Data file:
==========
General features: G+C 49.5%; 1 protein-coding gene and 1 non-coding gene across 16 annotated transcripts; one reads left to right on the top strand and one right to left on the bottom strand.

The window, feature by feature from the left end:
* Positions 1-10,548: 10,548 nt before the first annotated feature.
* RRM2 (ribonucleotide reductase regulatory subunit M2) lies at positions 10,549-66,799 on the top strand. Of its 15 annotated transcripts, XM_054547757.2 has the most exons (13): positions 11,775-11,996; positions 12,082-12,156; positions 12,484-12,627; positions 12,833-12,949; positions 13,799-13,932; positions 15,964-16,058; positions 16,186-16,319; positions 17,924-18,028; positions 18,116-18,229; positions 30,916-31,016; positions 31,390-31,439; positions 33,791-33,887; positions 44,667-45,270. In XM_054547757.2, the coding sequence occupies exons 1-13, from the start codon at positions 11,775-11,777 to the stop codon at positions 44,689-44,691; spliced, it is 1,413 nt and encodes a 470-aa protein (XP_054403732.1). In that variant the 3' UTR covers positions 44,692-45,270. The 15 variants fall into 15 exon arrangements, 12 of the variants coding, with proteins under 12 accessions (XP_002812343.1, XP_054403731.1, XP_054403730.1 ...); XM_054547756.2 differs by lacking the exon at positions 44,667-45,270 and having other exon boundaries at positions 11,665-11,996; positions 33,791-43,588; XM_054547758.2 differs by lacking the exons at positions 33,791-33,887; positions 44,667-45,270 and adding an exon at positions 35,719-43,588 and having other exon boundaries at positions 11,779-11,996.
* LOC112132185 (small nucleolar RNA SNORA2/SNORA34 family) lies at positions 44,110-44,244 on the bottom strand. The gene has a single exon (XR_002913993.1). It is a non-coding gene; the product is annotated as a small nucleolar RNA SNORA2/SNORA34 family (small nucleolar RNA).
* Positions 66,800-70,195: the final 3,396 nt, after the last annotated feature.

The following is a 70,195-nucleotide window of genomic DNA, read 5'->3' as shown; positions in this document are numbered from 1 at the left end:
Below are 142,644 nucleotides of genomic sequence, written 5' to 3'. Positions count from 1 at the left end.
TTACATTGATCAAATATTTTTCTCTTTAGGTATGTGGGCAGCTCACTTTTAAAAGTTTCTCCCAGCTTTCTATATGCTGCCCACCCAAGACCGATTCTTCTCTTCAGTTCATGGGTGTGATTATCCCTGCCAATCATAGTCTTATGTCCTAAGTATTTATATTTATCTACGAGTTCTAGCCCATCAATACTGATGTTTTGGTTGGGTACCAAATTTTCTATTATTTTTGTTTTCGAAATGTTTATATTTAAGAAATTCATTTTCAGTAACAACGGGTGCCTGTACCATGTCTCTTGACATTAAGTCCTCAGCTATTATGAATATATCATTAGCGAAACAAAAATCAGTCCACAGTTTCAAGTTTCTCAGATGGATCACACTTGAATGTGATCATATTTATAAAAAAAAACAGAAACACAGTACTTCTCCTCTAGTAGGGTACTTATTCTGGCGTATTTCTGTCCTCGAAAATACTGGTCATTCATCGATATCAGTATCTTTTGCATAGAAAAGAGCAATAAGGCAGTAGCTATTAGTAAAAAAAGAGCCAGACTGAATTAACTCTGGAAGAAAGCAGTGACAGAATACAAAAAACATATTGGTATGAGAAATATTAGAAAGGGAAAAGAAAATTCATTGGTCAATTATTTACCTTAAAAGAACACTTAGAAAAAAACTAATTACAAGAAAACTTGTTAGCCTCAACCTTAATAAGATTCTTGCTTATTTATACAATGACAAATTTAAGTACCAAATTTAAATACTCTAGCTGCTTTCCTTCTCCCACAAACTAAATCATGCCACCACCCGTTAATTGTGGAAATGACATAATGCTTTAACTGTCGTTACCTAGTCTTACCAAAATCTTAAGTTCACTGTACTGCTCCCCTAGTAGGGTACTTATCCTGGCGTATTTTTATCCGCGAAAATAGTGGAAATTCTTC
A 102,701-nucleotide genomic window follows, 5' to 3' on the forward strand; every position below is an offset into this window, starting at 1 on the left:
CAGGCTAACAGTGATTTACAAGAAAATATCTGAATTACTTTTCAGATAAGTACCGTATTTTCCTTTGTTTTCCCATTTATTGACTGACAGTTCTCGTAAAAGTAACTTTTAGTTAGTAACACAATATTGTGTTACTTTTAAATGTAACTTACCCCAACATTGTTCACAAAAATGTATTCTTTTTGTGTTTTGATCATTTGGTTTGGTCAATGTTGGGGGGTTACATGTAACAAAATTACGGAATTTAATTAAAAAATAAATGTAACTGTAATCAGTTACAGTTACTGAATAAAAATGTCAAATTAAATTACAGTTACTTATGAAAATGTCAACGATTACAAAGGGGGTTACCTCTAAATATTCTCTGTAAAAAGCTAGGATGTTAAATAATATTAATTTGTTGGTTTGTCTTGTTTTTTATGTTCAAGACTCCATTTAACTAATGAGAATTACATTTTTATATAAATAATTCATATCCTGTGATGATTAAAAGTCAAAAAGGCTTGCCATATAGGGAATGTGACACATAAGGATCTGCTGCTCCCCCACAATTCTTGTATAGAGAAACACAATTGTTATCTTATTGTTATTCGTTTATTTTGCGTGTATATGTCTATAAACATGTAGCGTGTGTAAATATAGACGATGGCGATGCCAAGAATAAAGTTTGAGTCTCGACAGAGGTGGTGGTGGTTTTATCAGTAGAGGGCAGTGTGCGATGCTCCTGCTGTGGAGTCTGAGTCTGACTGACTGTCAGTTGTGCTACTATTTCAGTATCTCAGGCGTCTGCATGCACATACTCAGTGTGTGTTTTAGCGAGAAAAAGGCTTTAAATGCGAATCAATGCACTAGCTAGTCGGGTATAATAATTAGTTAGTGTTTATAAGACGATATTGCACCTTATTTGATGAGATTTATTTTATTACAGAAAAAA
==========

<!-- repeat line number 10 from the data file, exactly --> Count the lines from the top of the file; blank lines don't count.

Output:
A 102,701-nucleotide genomic window follows, 5' to 3' on the forward strand; every position below is an offset into this window, starting at 1 on the left: